This article was written by Stephen Mason (special counsel) and Jodi Gray (senior associate).
South Africa’s financial sector is currently undergoing
significant regulatory reform, which will likely result in the
establishment of a “twin peaks” model of regulation in the
near future through the enactment of the Financial Sector
Regulation Bill at some point during 2016.
This article summaries the outcomes of the past few years
of reform efforts since the Government first announced its
reform program in 2011, looking at: the institutions that
will be established, the importance of financial stability and
the enforcement and review mechanisms that will be put
in place when the reforms are passed. It also provides an
overview of further reforms of the financial sector that are
in the pipeline.
Recent financial sector reform
Twin peaks institutional model
The Director-General of the National Treasury – Lungisa
Fuzile – recently told the Association for Savings and
Investment South Africa Conference:
We remain committed to seeing a financial sector,
which is transformed and supports financial inclusion.
We would like to see a financial sector, which continues
to innovate, but also treats customers fairly and
properly through offering them the right products and
services. We would like to see a financial sector, which
continues to be well regulated and therefore embraces
the good intentions behind the Twin Peaks model of
supervision. We are keen on a sector which continues to support key government initiatives on infrastructure
without compromising hard earned investor or client’s
The twin peaks regulatory model gives responsibility for
financial sector regulation to two separate independent
- The existing Financial Services Board will be
reconstituted as the Financial Sector Conduct Authority
(FSCA). The FSCA will have the role of enhancing
and supporting the efficiency and integrity of financial
markets and protecting financial customers, including
by promoting fair treatment of them.
- A new body, the Prudential Authority, will have
responsibility for prudential regulation of financial
institutions. The focus of its work will be enhancing
the safety and soundness of financial institutions and
market infrastructures (such as stock exchanges) and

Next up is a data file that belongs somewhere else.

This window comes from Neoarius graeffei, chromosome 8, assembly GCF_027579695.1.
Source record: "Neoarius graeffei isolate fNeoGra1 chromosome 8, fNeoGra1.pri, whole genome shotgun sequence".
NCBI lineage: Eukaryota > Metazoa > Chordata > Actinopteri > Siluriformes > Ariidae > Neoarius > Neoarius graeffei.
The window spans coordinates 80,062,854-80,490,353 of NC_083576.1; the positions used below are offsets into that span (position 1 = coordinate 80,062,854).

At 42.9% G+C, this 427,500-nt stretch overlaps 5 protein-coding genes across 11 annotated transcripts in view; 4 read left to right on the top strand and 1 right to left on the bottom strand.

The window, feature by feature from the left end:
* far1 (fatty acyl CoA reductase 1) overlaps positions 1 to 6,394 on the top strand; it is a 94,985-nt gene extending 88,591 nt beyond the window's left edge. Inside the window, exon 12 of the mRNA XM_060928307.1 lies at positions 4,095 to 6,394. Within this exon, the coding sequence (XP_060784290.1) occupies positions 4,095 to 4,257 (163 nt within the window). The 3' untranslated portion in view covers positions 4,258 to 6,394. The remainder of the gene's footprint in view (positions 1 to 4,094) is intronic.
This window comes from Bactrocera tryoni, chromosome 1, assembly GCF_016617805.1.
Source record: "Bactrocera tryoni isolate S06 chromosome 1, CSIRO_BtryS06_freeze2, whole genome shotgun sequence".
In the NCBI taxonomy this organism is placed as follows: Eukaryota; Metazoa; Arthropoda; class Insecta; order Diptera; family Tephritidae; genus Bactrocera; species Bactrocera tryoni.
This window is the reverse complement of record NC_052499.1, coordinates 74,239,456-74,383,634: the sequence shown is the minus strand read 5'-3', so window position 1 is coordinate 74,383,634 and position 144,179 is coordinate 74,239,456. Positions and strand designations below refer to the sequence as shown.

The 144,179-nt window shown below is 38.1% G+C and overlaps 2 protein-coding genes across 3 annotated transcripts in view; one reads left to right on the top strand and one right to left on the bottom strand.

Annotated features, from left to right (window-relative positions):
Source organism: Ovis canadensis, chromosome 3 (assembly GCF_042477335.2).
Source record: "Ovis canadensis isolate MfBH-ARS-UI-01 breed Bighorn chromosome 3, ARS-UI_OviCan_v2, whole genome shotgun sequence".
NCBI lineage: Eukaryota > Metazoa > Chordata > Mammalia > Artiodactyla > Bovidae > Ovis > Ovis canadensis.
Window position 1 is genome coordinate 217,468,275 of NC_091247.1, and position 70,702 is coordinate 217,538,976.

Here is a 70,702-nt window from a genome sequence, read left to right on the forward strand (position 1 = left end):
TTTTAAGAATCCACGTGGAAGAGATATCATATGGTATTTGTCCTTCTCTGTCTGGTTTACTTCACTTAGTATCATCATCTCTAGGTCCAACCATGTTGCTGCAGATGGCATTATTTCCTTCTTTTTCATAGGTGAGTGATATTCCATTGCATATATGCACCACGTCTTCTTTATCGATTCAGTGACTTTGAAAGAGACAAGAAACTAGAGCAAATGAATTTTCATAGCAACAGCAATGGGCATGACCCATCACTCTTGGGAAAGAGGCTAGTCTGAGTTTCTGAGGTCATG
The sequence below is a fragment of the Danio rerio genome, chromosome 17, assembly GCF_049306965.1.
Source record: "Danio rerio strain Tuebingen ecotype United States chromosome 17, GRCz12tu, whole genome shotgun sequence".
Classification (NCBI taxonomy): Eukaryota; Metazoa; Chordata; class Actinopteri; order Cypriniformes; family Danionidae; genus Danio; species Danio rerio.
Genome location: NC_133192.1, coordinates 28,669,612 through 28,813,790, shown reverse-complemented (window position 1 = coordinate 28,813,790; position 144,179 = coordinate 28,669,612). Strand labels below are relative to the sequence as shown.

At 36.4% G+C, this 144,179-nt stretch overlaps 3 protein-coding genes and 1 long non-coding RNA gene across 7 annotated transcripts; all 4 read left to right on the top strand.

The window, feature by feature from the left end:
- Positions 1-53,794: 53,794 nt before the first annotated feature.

protecting financial customers against the risk that
those institutions will fail to meet their obligations. The
Prudential Authority will be an independent body but,
because of the close linkages between its work and
the role of the South African Reserve Bank (SARB), the
Authority will be located within SARB’s administrative
framework and SARB will provide the Authority’s
The Bill requires the two agencies to cooperate in carrying
out their roles.
A centrepiece of the reforms is the ability of the Prudential
Authority and the FSCA to make wide-ranging prudential
and conduct standards to apply to financial institutions.
- Prudential standards will be aimed at ensuring the
safety and soundness of financial institutions. They will
be able to impose requirements on financial institutions
including in relation to capital adequacy, minimum
liquidity, “fit and proper persons” and risk management.
- Conduct standards will be directed towards
ensuring efficiency and integrity of financial markets
and protecting and treating financial customers
fairly. They will be able to impose requirements on
financial institutions including in relation to “fit and
proper persons”, disclosure, risk management and
governance, as well as the design and suitability of –
and marketing and distribution of - financial products
It remains to be seen how the new FSCA will craft these
“product suitability” standards and how it will balance the
need for innovation and risk taking against the objective
that financial institutions treat customers fairly through
offering them the right products and services.
The reforms also focus on the improved arrangements for
monitoring and managing “financial stability”, which means
that financial institutions are able to provide – and continue
to provide – financial products and services without
interruption and there is confidence that that will occur.
SARB has overall responsibility for financial stability, and
the reforms include a number of new powers for SARB as
well as new consultative bodies to advise SARB in carrying
out this mandate.
Enforcement and review mechanisms
The reforms provide the two regulatory bodies with a
comprehensive set of investigation and enforcement
powers, including directives, enforceable undertakings and
They also set up a new Tribunal, which will have extensive
powers to review or reconsider regulated decisions.
However, the Tribunal will only be able to substitute its own
decision in very limited situations. In addition, the reforms
provide for an ombud scheme, including the establishment
of an overarching Ombud Council.
Once these reforms are implemented, we expect a further
round of reforms to bring sectoral laws into line with the
current reform agenda and to effect the Government’s
objective of “treating customers fairly” in the financial sector.
In addition, work is underway to create a comprehensive
scheme for dealing with financial institutions in distress
(resolution). This work comes on the back of the failure
of at least one bank recently, and will be guided by
developments in overseas jurisdictions, particularly the UK.
It is expected that this work will be concluded by the end
of 2016 and will include reform measures such as “bail
in” arrangements, regulators’ ability to step in prior to
insolvency and a deposit guarantee scheme to protect
customers of financial institutions that fall into distress.